• Play fair
    not only will you get fired on the spot by a savvy buyer if you attempt to circumvent the process, but you could get a bad reputation which would hinder future business
  • Win the business everyday
    remember, a buyer uses e-Sourcing to help him find the supplier that offers the most value – and a supplier who consistently exceeds basic requirements and expectations is much more likely to be given high marks on the qualitative analysis of future awards, leading to a higher overall value in the mind of the buyer

Then, as a result of the number of comments and e-mails Tim received, Tim inferred that his recent posts on the myths of e-sourcing must have touched a nerve and quickly fired off another short post where he explained that e-Sourcing: It Ain’t All About Reverse Auctions and that e-sourcing is not a euphemism for reverse auctions. Instead, auctions are just one flavor of negotiation types available on the e-sourcing menu. Other negotiation types include electronic RFI, RFP, RFQ, sealed bids, transformational bidding, flexible or expressive bidding, and optimization. (…) And, as stated in the previous post, nearly all e-sourcing projects utilize multi-threaded or iterative negotiations, moving from e-RFI-to-e-RFx, etc.

Tim furthermore noted that negotiation itself is only one area of functionality supported by an e-sourcing platform. It is also only a small portion of the strategic sourcing process. Time dedicated to negotiation accounts for less than 20% of the overall sourcing process. The bulk of sourcing efforts come pre-negotiation (…) and post-negotiation (…). These activities largely determine the success and total value derived from any form of only negotiation. This led to a revised definition where he stated that a more apt definition of e-Sourcing is the use of Web-based applications, decision support tools, and associated services to streamline and enhance strategic sourcing processes, determine best-value supply relationships, and advance knowledge management.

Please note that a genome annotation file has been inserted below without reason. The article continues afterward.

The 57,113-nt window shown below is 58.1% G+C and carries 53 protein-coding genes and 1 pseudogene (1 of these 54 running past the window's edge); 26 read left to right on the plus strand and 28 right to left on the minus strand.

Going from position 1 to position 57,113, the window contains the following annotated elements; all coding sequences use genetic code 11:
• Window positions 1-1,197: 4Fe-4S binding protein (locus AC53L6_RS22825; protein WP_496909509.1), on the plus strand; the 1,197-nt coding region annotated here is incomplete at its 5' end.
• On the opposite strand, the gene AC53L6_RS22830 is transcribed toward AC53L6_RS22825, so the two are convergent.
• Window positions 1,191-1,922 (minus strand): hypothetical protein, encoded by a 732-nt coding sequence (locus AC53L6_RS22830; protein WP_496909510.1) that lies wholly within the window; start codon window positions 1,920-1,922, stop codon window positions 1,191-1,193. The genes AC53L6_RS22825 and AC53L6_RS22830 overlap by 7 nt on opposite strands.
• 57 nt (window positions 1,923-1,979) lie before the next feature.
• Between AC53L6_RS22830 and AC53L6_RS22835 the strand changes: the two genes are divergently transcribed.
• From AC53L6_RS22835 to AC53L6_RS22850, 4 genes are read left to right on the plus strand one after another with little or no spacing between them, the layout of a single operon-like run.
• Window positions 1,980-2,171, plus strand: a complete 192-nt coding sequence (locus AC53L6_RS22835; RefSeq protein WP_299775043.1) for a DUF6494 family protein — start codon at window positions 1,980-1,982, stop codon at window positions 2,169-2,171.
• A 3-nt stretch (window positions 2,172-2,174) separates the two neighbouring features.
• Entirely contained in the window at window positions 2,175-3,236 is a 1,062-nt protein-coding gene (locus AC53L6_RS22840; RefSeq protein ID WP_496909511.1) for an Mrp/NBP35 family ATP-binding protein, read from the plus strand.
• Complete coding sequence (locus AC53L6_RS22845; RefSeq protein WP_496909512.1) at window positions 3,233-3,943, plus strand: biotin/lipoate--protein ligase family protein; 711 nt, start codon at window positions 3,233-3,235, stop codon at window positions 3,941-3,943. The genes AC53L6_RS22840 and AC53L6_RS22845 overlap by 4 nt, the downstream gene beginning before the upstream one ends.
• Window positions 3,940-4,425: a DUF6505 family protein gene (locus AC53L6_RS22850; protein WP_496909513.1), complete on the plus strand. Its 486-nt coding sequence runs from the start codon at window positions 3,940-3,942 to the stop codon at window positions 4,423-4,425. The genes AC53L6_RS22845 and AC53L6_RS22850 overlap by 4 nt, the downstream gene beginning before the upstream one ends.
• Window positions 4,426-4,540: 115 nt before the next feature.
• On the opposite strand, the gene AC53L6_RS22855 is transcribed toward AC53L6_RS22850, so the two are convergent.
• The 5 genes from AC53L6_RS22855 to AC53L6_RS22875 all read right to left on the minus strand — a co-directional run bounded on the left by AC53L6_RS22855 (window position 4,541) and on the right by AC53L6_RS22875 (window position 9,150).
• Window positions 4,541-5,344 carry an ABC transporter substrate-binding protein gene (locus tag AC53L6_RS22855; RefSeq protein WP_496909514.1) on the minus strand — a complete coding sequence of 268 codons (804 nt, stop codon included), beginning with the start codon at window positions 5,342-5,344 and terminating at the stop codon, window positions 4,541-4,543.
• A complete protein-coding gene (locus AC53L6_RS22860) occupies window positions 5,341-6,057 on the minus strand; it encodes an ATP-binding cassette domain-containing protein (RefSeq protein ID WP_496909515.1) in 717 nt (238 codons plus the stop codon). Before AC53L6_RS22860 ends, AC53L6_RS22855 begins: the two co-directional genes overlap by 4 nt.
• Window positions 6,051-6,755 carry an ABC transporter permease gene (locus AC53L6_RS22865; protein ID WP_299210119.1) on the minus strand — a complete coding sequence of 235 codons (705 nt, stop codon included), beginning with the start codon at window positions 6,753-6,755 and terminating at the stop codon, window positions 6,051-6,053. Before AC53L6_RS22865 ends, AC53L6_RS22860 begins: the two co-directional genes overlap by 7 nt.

And since this last post was a week ago, it looked like it was the end of the story. But comments continued to poor in, and yesterday Tim blogged Whither e-Sourcing? in response to a particular remark by Apexon’s Kevin Brooks that essentially pointed out that despite all the value, you still often find tremendous resistance to the e-Sourcing process. In this post, Tim offered a conjecture as to why buyers and suppliers resist. The conjecture:


Tim states that buyers don’t like the way e-sourcing adds discipline and accountability to the process and that suppliers don’t like e-sourcing because it introduces a level of competition and quotes Dave Nelson (of Honda, John Deere, and Delphi) who said buyers do not like e-sourcing because it makes them do their work and Jason Busch of Spend Matters who said ”e-sourcing doesn’t allow buyers to select suppliers based on the size of their Morton’s [steakhouse] expense account.

And even though we are all quite capable, and probably guilty, of becoming quite lazy every now and again, especially when we are tired, bored, and worn out, I do not think this is the cause, only the perceived symptom.

So let’s assume that what Tim, Dave, and Jason said is true and that buyers and suppliers are lazy when it comes to e-Sourcing, that this is only the symptom, and try to deduce the root cause(s).

(1) Buyer’s don’t like the discipline and accountability e-Sourcing adds to the process.